World Bank offers its green guidance to Russia

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The World Bank (WB) has suggested Russia introduce a carbon tax in industries with high greenhouse gas emissions, including the fuel and energy sector, to reach carbon neutrality goals.

Putting a price on carbon is the bedrock for the broader range of climate policy instruments. Carbon pricing can take a number of forms – usually as a tax or a tradeable permit system,” the WB said in its report on the Russian economy published on Wednesday.

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It specified that “making polluters pay for the prevention of costs they impose on society” would help gain resources that can be used to accelerate Russia’s green transition.

Energy, transport and major industrial plants are some of the most common sectors to have carbon pricing applied… Including these emissions in carbon pricing would cover 79% of emissions in Russia,” the report noted.

While the organization suggests Russia focus on carbon pricing by setting a tax or a fee-based permit system, it also mentions alternatives such as a greenhouse gas emissions trading system (GHG). This is based on the ‘cap and trade’ system, in which the authorities set an aggregate emission limit for a number of polluting sites, which is then divided into quotas and distributed among them. Another alternative is introducing emissions-based energy taxes, or energy excise taxes, which, the WB notes, are currently very low in Russia by international standards.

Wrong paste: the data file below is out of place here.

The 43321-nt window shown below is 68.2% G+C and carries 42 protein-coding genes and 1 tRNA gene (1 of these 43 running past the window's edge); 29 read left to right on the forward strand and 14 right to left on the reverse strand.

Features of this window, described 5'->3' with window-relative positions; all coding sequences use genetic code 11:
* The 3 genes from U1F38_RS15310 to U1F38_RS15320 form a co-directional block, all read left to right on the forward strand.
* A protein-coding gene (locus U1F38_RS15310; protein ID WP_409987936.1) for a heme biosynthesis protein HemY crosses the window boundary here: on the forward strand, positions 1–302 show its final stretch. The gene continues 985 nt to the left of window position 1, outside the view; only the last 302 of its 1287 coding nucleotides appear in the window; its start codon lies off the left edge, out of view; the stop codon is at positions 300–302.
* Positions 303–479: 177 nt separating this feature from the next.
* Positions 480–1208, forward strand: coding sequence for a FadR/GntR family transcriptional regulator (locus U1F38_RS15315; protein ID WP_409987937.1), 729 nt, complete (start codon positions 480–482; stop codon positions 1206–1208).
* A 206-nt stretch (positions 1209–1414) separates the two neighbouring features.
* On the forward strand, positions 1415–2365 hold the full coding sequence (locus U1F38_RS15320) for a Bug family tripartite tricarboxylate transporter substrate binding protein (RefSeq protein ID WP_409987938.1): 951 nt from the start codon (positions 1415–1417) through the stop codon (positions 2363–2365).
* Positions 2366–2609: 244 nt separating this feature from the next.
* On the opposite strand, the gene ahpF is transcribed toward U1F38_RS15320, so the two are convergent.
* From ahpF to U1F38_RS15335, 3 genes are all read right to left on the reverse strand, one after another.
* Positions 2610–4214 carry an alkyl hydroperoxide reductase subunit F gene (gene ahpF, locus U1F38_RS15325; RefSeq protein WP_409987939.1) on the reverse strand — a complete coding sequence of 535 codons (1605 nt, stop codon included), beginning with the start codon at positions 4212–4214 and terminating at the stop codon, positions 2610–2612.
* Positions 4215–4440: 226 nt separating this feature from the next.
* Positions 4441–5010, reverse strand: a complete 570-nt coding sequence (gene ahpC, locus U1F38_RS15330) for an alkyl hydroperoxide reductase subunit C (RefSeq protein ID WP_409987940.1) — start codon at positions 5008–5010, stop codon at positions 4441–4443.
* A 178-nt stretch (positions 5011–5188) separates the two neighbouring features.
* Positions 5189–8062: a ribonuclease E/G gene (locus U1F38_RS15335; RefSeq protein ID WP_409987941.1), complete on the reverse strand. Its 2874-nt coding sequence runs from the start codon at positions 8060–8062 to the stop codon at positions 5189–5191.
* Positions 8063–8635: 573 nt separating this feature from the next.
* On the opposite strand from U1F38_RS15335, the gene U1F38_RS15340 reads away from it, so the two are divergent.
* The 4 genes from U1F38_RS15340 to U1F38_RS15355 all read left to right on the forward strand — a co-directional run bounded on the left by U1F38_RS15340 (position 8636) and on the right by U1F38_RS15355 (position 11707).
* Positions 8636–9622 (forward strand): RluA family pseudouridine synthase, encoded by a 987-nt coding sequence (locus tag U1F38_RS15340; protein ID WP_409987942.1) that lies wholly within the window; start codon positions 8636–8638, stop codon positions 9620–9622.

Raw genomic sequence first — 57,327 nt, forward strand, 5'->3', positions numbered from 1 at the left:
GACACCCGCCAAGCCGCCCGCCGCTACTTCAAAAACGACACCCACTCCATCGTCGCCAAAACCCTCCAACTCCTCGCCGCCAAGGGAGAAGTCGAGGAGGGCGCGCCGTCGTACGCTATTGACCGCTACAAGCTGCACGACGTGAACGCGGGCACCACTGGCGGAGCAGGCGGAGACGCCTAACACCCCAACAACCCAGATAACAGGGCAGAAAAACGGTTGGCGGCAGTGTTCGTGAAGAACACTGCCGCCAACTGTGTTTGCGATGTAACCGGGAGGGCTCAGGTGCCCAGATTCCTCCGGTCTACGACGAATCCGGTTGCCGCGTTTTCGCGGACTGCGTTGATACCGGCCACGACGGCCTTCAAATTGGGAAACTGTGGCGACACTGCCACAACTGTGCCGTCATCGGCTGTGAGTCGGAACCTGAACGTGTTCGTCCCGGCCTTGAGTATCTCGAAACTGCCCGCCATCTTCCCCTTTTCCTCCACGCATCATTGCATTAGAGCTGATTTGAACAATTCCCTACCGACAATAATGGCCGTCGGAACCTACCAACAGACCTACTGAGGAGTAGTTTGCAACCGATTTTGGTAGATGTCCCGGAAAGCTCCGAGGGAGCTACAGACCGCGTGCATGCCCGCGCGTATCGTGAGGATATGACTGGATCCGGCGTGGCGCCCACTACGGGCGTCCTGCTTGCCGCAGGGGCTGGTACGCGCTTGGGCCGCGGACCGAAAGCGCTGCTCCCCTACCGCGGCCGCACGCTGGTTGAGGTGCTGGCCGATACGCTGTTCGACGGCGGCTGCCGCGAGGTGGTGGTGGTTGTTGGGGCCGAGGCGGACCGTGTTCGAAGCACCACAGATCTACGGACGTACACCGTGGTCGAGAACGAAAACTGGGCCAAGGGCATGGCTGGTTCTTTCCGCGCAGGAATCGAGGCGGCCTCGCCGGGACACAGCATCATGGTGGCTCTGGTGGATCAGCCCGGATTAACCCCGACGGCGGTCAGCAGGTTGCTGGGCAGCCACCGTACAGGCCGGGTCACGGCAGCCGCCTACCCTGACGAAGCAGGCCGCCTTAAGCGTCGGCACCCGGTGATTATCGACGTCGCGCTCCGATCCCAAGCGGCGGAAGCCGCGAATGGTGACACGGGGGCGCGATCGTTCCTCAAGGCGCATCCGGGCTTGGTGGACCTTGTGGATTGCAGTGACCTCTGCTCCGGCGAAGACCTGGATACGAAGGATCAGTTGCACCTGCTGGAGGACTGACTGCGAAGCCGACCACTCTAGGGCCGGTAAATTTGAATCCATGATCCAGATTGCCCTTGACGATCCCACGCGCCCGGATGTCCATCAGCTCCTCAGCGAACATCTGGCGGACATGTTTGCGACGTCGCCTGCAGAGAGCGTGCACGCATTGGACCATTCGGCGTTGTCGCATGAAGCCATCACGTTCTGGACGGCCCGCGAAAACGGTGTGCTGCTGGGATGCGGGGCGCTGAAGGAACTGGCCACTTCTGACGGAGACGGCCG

In August, Moscow announced it would set up a number of working groups to oversee the country’s transition to green energy, with a focus on renewables and environmental protection, and a target of reaching carbon neutrality by 2060. Despite coming under fire for setting a target so far off – a decade after many other nations – Russian President Vladimir Putin insisted that the country is doing its part to reduce emissions.

READ MORE: Russia to spend $1.3 trillion on transition to environmentally friendly energy sources over 28 years – Deputy PM ahead of COP26

The WB report stresses, however, that in order to achieve this goal, Russian authorities must “take concrete actions of moving towards decarbonization” in the nearest future.

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